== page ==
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Survey finds that small businesses ignore risks of data protection on mobile devices

Mozy has released the results of a data protection survey which was produced by Mozy and independent market research firm Compass Partners. This found that an increasing number of professionals (80 percent) work remotely and rely on personal devices such as smartphones (63 percent), iPads (30 percent) and laptops (80 percent) to access company data. Despite the expectation that professionals with sensitive client data would understand the associated risks and responsibilities, the numbers reflect that many professionals working remotely, and their companies, are either unaware or too casual about how to keep this information safe and secure.

The survey found that while over two-thirds of all small-to-midsize businesses with fewer than 1,000 employees have a formal procedure for backing up company data, 87 percent have no formal policy in place regarding employees' use of personal devices for work purposes. One-third of companies let employees make their own decisions about how to back up company and client data on their devices, and most companies polled do not have backup or data recovery plans that meet modern standards for data protection. Forty-one percent of small businesses readily store and back up company data on portable USB devices – which may be used by family members, get lost, or even stolen.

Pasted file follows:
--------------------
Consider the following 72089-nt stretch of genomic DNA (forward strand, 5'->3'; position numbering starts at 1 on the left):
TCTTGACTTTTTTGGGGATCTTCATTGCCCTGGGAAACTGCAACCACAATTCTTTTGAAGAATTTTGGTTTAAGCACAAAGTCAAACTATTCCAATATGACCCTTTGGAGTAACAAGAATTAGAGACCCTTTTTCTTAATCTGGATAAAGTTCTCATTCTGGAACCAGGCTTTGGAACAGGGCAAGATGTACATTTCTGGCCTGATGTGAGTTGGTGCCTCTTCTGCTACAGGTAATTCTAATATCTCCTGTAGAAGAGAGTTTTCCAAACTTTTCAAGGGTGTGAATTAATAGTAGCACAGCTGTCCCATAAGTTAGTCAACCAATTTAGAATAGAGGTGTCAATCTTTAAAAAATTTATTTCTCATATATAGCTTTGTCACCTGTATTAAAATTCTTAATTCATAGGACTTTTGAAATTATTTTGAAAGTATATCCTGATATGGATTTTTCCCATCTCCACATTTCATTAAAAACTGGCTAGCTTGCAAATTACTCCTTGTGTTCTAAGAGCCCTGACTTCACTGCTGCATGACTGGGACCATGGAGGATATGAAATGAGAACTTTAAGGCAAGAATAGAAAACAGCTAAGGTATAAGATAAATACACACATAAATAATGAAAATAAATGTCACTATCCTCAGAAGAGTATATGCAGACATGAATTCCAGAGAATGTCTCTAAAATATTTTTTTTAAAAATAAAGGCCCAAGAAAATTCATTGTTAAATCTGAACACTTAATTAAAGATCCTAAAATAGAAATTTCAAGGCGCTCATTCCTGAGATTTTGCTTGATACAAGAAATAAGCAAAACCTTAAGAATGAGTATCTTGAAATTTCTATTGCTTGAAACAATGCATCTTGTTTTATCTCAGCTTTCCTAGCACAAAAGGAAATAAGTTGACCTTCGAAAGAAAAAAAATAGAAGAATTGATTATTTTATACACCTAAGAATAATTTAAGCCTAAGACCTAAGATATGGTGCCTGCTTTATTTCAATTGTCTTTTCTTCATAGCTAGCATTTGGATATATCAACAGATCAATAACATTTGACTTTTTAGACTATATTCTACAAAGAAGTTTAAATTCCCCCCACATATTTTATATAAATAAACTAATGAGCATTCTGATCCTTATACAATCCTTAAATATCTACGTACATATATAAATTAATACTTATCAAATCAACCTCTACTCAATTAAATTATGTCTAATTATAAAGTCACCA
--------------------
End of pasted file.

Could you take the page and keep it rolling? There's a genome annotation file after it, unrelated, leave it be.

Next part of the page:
Legal professionals trailed the field, with 78 percent of lawyers reporting they were either not at all concerned, not that concerned or only somewhat concerned about the security of their company data for employees using personal devices for work. While financial services and medical firms are more concerned about the security of their company data than companies in real estate, construction, and law, the majority (more than two-thirds) in each of those industries expressed a lack of concern for risk of loss and security of company data. This lack of discipline creates unnecessary risk in the protection of company and customer data.

The survey shows that 30 percent of companies suffered a hard drive crash in the past year. In 70 percent of those cases, data was not fully recovered.

While just over two-thirds of companies surveyed do have formal backup processes, most are using antiquated methods such as external hard drives with no online backup connection, or tape. Both are extremely susceptible to failure in the event of an on-site disaster.

www.mozy.com

•Date: 16th March 2012 • World •Type: Article • Topic: ICT continuity

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